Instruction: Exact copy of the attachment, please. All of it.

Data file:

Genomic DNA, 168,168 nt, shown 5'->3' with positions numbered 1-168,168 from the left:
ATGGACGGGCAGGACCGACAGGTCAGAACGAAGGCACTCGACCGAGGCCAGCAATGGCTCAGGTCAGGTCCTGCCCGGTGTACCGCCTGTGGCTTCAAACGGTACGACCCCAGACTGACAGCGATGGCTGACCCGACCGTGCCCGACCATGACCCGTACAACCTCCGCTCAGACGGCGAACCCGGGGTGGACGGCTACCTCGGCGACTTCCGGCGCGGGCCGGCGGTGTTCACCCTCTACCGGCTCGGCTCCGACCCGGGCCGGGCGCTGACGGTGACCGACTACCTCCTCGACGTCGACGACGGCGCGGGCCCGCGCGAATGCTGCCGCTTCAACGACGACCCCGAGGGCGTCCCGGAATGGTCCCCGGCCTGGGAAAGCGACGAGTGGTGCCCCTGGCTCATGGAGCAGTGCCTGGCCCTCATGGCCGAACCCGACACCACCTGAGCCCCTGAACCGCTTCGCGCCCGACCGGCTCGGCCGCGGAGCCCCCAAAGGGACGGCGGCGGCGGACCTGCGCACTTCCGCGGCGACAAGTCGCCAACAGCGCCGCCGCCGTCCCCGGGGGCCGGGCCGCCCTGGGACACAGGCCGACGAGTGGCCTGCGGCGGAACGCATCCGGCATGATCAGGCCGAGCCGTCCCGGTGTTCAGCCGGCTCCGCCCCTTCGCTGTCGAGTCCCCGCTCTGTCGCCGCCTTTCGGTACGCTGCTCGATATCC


Genomic DNA, 168,168 nt, shown 5'->3' with positions numbered 1-168,168 from the left:
ATGGACGGGCAGGACCGACAGGTCAGAACGAAGGCACTCGACCGAGGCCAGCAATGGCTCAGGTCAGGTCCTGCCCGGTGTACCGCCTGTGGCTTCAAACGGTACGACCCCAGACTGACAGCGATGGCTGACCCGACCGTGCCCGACCATGACCCGTACAACCTCCGCTCAGACGGCGAACCCGGGGTGGACGGCTACCTCGGCGACTTCCGGCGCGGGCCGGCGGTGTTCACCCTCTACCGGCTCGGCTCCGACCCGGGCCGGGCGCTGACGGTGACCGACTACCTCCTCGACGTCGACGACGGCGCGGGCCCGCGCGAATGCTGCCGCTTCAACGACGACCCCGAGGGCGTCCCGGAATGGTCCCCGGCCTGGGAAAGCGACGAGTGGTGCCCCTGGCTCATGGAGCAGTGCCTGGCCCTCATGGCCGAACCCGACACCACCTGAGCCCCTGAACCGCTTCGCGCCCGACCGGCTCGGCCGCGGAGCCCCCAAAGGGACGGCGGCGGCGGACCTGCGCACTTCCGCGGCGACAAGTCGCCAACAGCGCCGCCGCCGTCCCCGGGGGCCGGGCCGCCCTGGGACACAGGCCGACGAGTGGCCTGCGGCGGAACGCATCCGGCATGATCAGGCCGAGCCGTCCCGGTGTTCAGCCGGCTCCGCCCCTTCGCTGTCGAGTCCCCGCTCTGTCGCCGCCTTTCGGTACGCTGCTCGATATCC